trivial distribution in the long time limit. This coexistence of opinions within a social network is in agreement with the often observed locality effect, in which an opinion or a fad is localized to given groups without infecting the whole society.

Our theory further predicts that a relatively small number of individuals with high social ranks can have a larger effect on opinion formation than individuals with low rank. By high rank we mean people with a large num-ber of social connections. This explains naturally a fragility phenomenon frequently noted within societies, whereby an opinion that seems to be held by a rather large group of people can become nearly extinct in a very short time, a mechanism that is at the heart of fads.

These predictions were verified by computer experiments and extended to the case when some individuals hold fixed opinions throughout the dy-namical process. Furthermore, we dealt with the case of information asym-metries, which are characterized by the fact that some individuals are often influenced by other people’s opinions while being unable to reciprocate and change their counterpart’s views.

While the assumption of only two or three opinions within a social net-work may seem restrictive, there are many real world instances where people basically choose among points of view. Examples are elections in two party systems, management fads which consultants and executives need to decide

whether to implement or not, and highly polarized attitudes towards gov-ernment actions in many social settings. Our finding that social structure and ranking do affect the formation of these opinions and that they can coexist with each other are in agreement with many empirical observations. Our findings also cast doubt on the applicability of tipping models to a number of consumer behaviors [15]. While there are clear thresholds in the spread of innovations when network externalities are at play [24, 19] it is not clear that the same phenomenon is observed in situations where externalities are not at play. In most of the consumer behaviors that have been “explained” by tipping point ideas one still observes the coexistence of the old and the new preference or opinions over long times, in contrast with the sudden onset seen in the case of positive externalities.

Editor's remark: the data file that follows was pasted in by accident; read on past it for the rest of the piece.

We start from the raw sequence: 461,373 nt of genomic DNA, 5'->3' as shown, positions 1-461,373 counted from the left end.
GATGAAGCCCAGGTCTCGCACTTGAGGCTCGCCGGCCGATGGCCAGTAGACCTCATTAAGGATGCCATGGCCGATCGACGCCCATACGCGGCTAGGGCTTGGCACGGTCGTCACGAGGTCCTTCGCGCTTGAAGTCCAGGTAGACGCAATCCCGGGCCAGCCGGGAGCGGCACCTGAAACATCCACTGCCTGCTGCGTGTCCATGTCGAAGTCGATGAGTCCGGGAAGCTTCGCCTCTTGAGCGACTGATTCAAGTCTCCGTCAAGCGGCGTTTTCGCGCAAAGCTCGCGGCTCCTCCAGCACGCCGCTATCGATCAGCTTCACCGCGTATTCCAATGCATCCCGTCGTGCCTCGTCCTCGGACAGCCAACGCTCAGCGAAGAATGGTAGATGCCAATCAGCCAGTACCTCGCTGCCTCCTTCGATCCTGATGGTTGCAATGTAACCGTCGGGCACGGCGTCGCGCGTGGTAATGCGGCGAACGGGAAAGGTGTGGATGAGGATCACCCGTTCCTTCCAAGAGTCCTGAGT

We thank Lada Adamic and Chenyang Wang for some useful suggestions.

### References

[1] S. Bikhchandani, D. Hirshleifer and I. Welch, A theory of fads, fash-ion, custom, and cultural change as informational cascades, Journal of Political Economy 100(5), 992–1026 (1992).

[2] S. Bikhchandani, D. Hirshleifer and I. Welch, Learning from the behav-ior of others: conformity, fads, and informational cascades, Journal of Economic Perspectives, 12, 151–170 (1998).

[3] C. Camerer, ”Individual Decision Making.” In Handbook of experimental economics, Kagel and Roth (Eds.), Princeton, Princeton University Press, 587–703 (1995).

[4] R. David, The web of politics: the Internet’s impact on the American political system, New York, Oxford University Press (1999).

[5] G. Deffuant, D. Neau, F. Amblard and G. Weisbuch, Mixing beliefs among interacting agents, Advances in Complex Systems, 3, 87–98 (2001). [6] Z. Dezso and A. L. Barabasi, Halting viruses in scale-free networks, Phys.

Rev. E 65 (2002).